CAREFUL and thoughtful changes to how people shop or do business in Cork city is key to emerging from the midst of the Covid-19 pandemic, according to Cork City Council’s chief executive, Ann Doherty.
Most of the phase one guidelines that had been mapped out two weeks ago by Government have come into effect today.
Some stores have reopened, while some industries, including construction, have restarted.
Cork City Council, in the measures it is putting in place, is guided by the Government’s roadmap.
For the local authority, Ms Doherty said, it is about ensuring “that all of the public health requirements can be met by all of us”.
“The first thing we’ve been doing is the deep clean to have the city ready. I think the big thing for everybody will be wanting to feel safe from a public health perspective, to be out and about.
“For us then it’s about how do we accommodate the spaces in this beautiful city that everybody can actually manage to co-exist together — whether it’s a business who needs some space outside their store, to pedestrians, cyclists, people on public transport or in cars, that they can all be accommodated,” Ms Doherty said.
“In this first phase it is a small reopening, and we just need to monitor it, see what happens, and be flexible.
“Nobody has written the manual on this. A pandemic is something that we read about in another world, or we saw it in some futuristic movie or book, but we’re now having to adapt our city to live with the reality that there is this virus within our community,” she added.
“We all have to remember that there is a five-phase plan. Hopefully we could get through the phases faster, but also we might regress. There is that balance.
"We’re not supposed to be gathering in large groups. We’re supposed to be respectful in terms of social distancing. That’s really important.
"It’s about how you achieve that and still get the vibrancy and atmosphere that we all love the city to have.”
That vibrancy and success of the city comes from its society and commerce, according to the chief executive, and she believes safety is paramount in ensuring that both of those aspects can continue.
To that end, City Hall has consulted a psychologist to understand better the impact the virus has and will have on people, how people feel, and what will motivate them to come back into the city.
From a business perspective, Ms Doherty said that no one could have predicted the challenges businesses in the city are currently facing.
The Local Enterprise Office is offering supports to help “reboot” local businesses, while the Government has also announced a number of packages and arrangements.
“Once there’s clarity about how they’re to be implemented, we’ll be right there supporting and implementing,” Ms Doherty said.
Another aspect of the arrangements in place for businesses is the Government’s commitment that three months of commercial rates will be waived for business and subsidised.
After that three- month point, it is not yet known what will happen.
“Is it enough or not? Of course, there’s always a need for more, but let’s work with the pieces we have in the first instance. We’ll continue to advocate for our businesses,” the chief executive said.
From a council point of view, if commercial rates aren’t subsidised by the Government down the line, there will be significant income issues.
Asked if this is a worry, the chief executive said: “You normally have some reference point in history that you can point to that helps you to understand, or to make assumptions about how things might recover or behave. That reference point does not exist in terms of this particular crisis,” she said.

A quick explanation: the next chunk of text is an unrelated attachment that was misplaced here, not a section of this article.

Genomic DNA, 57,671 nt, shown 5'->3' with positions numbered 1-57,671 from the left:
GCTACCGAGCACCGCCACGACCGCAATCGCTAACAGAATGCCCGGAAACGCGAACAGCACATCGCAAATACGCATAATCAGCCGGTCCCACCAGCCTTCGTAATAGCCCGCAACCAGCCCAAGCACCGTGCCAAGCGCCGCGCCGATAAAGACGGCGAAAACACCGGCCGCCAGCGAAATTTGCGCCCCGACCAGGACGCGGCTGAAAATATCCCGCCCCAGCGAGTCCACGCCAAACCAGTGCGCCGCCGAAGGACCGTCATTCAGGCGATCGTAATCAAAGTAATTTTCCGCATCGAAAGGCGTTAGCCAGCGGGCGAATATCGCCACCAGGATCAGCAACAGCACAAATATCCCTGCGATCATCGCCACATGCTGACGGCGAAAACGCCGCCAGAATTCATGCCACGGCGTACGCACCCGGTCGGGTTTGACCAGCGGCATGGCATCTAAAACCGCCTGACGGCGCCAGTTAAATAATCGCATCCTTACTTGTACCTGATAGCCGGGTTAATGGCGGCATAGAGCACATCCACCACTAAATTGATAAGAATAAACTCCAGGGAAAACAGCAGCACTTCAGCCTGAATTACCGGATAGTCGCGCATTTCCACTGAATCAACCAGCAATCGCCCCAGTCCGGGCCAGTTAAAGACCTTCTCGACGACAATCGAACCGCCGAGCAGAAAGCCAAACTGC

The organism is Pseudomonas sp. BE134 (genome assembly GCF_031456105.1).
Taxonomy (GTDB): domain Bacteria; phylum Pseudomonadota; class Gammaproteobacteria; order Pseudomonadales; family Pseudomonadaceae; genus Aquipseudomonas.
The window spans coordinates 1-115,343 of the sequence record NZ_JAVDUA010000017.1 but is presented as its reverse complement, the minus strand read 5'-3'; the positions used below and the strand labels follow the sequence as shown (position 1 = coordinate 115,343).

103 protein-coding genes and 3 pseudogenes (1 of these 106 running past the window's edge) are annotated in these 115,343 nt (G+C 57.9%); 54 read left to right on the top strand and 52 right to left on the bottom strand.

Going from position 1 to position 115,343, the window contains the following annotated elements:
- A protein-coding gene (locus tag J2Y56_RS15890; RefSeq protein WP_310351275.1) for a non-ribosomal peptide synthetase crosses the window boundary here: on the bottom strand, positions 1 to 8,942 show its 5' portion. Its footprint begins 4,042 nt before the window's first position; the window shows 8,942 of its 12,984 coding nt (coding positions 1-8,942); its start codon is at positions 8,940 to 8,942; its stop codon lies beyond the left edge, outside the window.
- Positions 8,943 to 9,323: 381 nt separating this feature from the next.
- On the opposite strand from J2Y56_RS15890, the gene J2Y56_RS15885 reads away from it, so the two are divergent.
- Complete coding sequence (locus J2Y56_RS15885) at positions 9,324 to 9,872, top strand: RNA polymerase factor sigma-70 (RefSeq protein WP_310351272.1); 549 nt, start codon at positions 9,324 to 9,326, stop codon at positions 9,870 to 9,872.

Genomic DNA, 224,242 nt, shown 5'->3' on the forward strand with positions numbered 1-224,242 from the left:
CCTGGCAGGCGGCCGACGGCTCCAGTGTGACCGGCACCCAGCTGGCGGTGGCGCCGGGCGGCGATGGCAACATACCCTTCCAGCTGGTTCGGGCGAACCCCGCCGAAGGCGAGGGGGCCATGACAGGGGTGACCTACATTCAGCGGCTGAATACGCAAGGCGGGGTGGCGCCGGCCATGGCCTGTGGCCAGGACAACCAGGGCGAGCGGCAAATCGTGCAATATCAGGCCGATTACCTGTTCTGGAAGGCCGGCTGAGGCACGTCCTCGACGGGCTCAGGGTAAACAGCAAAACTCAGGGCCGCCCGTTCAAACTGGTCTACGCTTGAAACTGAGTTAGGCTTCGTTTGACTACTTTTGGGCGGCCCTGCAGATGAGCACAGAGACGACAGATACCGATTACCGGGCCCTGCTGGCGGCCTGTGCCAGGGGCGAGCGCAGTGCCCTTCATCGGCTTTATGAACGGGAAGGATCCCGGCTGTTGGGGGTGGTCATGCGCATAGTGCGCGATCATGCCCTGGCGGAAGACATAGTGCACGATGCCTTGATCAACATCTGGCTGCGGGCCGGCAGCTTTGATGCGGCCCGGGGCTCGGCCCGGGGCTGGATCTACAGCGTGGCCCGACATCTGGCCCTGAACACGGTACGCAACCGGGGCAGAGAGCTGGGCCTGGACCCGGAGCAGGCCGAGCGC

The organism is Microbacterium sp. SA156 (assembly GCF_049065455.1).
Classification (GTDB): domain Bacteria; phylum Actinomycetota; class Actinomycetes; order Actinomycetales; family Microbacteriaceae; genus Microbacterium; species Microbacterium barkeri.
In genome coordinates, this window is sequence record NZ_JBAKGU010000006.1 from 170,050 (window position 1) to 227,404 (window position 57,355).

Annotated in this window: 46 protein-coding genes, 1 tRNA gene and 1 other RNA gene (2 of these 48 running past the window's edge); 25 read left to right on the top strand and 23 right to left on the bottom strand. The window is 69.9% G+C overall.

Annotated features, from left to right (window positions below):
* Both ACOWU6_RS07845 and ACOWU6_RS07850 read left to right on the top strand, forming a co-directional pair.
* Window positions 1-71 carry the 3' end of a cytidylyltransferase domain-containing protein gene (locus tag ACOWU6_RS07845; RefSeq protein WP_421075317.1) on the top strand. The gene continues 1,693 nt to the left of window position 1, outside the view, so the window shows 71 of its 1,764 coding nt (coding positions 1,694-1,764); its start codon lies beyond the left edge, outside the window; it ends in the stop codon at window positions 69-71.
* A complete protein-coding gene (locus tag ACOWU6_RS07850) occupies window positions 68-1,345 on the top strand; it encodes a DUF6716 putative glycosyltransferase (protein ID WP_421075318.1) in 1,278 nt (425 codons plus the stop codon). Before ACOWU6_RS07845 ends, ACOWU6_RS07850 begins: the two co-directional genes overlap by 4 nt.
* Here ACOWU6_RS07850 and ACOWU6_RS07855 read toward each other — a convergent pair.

“Therefore, you would be hopeful that some of the income streams would start to come on board, but I’m also mindful that it’s very dependent on how citizens react, and how successful the five-point plan of Government is.”
Ms Doherty did, however, say that there were a number of options to reduce council expenditure due to some events or other projects not being able to take place, but she admitted that there have and will also be some additional costs.
“We’re going through that analysis at the moment. It’s a balancing act, and I don’t have absolute answers to all of those things, nor does any business at the moment,” Ms Doherty said.
“We’re looking at how we best manage our resources. Safety of the city comes front and centre in terms of trying to put in place measures that will make citizens feel comfortable.”
Street furniture is another of the potential options that are being looked at for businesses, but Ms Doherty said that every change must be looked at from every viewpoint, including for those with mobility issues, and on a street-by-street basis.
“Sometimes when we come up with a plan, or an individual comes up with a plan, it may make a lot of sense for their business, but we’re going to have to look at it in the totality,” she said.
“What’s important is that we attempt to the best of all of our abilities to facilitate all needs,” Ms Doherty said.
Her message to people in the city as more businesses reopen, is not to become complacent — which is one of the biggest risks to the spread of the disease. She said any of the phased reopening plans in Cork and across the country will only work if everyone gets on board.
“All of these things still require each and every one of us as citizens to voluntarily commit to social distancing and all of the other public health advice that we get. If that starts to fall apart, what will happen is we will have a wider spread of disease which will have consequences for all of us,” Ms Doherty said.
“We all have the same innate fears in terms of our own health and that of our family and friends. We have a common denominator.
“We’re all voluntarily contributing to reducing the risk, but we need to do it together.”